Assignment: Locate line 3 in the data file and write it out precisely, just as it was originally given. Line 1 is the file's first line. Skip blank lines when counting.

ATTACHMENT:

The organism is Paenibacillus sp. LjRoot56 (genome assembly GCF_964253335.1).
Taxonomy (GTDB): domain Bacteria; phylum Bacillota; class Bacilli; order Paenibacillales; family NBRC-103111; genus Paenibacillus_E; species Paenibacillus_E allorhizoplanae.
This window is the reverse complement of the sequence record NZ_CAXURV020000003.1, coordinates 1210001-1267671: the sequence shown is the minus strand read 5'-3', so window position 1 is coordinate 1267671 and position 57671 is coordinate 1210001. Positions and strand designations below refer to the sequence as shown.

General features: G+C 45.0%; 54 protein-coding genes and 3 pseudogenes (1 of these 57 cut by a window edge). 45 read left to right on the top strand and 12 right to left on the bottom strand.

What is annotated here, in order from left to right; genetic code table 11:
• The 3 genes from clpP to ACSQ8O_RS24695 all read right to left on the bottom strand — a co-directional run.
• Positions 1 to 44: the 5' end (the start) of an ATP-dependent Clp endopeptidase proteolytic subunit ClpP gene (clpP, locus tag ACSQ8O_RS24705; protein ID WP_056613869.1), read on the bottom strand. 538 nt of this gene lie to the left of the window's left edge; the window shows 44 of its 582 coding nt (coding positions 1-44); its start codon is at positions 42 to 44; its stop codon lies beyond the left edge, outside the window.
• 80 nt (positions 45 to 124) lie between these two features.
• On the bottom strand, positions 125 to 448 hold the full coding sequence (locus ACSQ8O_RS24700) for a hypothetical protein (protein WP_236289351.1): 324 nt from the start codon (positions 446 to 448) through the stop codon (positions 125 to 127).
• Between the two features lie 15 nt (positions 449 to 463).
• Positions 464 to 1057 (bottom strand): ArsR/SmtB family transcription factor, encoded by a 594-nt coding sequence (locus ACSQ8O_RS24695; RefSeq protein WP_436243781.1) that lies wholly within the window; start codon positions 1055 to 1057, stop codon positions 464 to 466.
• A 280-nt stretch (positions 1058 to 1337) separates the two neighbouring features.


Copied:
This window is the reverse complement of the sequence record NZ_CAXURV020000003.1, coordinates 1210001-1267671: the sequence shown is the minus strand read 5'-3', so window position 1 is coordinate 1267671 and position 57671 is coordinate 1210001. Positions and strand designations below refer to the sequence as shown.